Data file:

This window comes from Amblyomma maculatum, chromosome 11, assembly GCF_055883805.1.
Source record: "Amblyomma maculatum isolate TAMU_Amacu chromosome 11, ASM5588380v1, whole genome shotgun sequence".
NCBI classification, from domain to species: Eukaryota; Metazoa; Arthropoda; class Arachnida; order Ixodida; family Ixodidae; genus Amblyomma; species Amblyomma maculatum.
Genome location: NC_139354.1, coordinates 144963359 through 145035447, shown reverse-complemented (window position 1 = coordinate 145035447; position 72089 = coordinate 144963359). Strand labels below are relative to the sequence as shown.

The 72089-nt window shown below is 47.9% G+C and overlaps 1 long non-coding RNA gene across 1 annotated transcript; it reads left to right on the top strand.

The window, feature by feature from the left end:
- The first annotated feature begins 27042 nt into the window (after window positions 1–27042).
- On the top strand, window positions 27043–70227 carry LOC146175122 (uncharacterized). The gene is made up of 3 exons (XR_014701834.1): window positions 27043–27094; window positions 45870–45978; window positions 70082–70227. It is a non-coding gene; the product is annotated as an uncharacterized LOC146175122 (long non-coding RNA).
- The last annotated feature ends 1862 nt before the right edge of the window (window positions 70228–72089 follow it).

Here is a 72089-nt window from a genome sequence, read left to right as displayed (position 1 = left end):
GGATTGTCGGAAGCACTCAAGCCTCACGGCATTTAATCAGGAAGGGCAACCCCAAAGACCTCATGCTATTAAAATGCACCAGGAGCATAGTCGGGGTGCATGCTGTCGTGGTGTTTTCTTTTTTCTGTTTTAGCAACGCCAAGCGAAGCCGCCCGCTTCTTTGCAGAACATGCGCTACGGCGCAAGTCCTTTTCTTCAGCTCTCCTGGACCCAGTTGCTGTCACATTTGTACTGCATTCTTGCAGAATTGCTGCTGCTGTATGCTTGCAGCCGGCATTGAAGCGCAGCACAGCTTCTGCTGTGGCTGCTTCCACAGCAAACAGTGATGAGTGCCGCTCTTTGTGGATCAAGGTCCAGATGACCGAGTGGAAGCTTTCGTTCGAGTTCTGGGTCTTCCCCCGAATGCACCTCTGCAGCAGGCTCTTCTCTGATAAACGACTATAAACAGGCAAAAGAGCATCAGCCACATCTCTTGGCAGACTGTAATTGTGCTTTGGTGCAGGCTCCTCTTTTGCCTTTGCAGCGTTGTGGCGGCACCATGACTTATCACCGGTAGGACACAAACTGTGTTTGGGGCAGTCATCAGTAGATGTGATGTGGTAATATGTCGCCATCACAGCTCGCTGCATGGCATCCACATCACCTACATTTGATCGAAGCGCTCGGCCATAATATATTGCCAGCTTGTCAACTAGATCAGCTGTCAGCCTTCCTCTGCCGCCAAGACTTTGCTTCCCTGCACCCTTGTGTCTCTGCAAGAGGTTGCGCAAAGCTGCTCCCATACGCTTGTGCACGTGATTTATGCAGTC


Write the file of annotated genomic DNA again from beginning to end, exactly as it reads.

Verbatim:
This window comes from Amblyomma maculatum, chromosome 11, assembly GCF_055883805.1.
Source record: "Amblyomma maculatum isolate TAMU_Amacu chromosome 11, ASM5588380v1, whole genome shotgun sequence".
NCBI classification, from domain to species: Eukaryota; Metazoa; Arthropoda; class Arachnida; order Ixodida; family Ixodidae; genus Amblyomma; species Amblyomma maculatum.
Genome location: NC_139354.1, coordinates 144963359 through 145035447, shown reverse-complemented (window position 1 = coordinate 145035447; position 72089 = coordinate 144963359). Strand labels below are relative to the sequence as shown.

The 72089-nt window shown below is 47.9% G+C and overlaps 1 long non-coding RNA gene across 1 annotated transcript; it reads left to right on the top strand.

The window, feature by feature from the left end:
- The first annotated feature begins 27042 nt into the window (after window positions 1–27042).
- On the top strand, window positions 27043–70227 carry LOC146175122 (uncharacterized). The gene is made up of 3 exons (XR_014701834.1): window positions 27043–27094; window positions 45870–45978; window positions 70082–70227. It is a non-coding gene; the product is annotated as an uncharacterized LOC146175122 (long non-coding RNA).
- The last annotated feature ends 1862 nt before the right edge of the window (window positions 70228–72089 follow it).

Here is a 72089-nt window from a genome sequence, read left to right as displayed (position 1 = left end):
GGATTGTCGGAAGCACTCAAGCCTCACGGCATTTAATCAGGAAGGGCAACCCCAAAGACCTCATGCTATTAAAATGCACCAGGAGCATAGTCGGGGTGCATGCTGTCGTGGTGTTTTCTTTTTTCTGTTTTAGCAACGCCAAGCGAAGCCGCCCGCTTCTTTGCAGAACATGCGCTACGGCGCAAGTCCTTTTCTTCAGCTCTCCTGGACCCAGTTGCTGTCACATTTGTACTGCATTCTTGCAGAATTGCTGCTGCTGTATGCTTGCAGCCGGCATTGAAGCGCAGCACAGCTTCTGCTGTGGCTGCTTCCACAGCAAACAGTGATGAGTGCCGCTCTTTGTGGATCAAGGTCCAGATGACCGAGTGGAAGCTTTCGTTCGAGTTCTGGGTCTTCCCCCGAATGCACCTCTGCAGCAGGCTCTTCTCTGATAAACGACTATAAACAGGCAAAAGAGCATCAGCCACATCTCTTGGCAGACTGTAATTGTGCTTTGGTGCAGGCTCCTCTTTTGCCTTTGCAGCGTTGTGGCGGCACCATGACTTATCACCGGTAGGACACAAACTGTGTTTGGGGCAGTCATCAGTAGATGTGATGTGGTAATATGTCGCCATCACAGCTCGCTGCATGGCATCCACATCACCTACATTTGATCGAAGCGCTCGGCCATAATATATTGCCAGCTTGTCAACTAGATCAGCTGTCAGCCTTCCTCTGCCGCCAAGACTTTGCTTCCCTGCACCCTTGTGTCTCTGCAAGAGGTTGCGCAAAGCTGCTCCCATACGCTTGTGCACGTGATTTATGCAGTC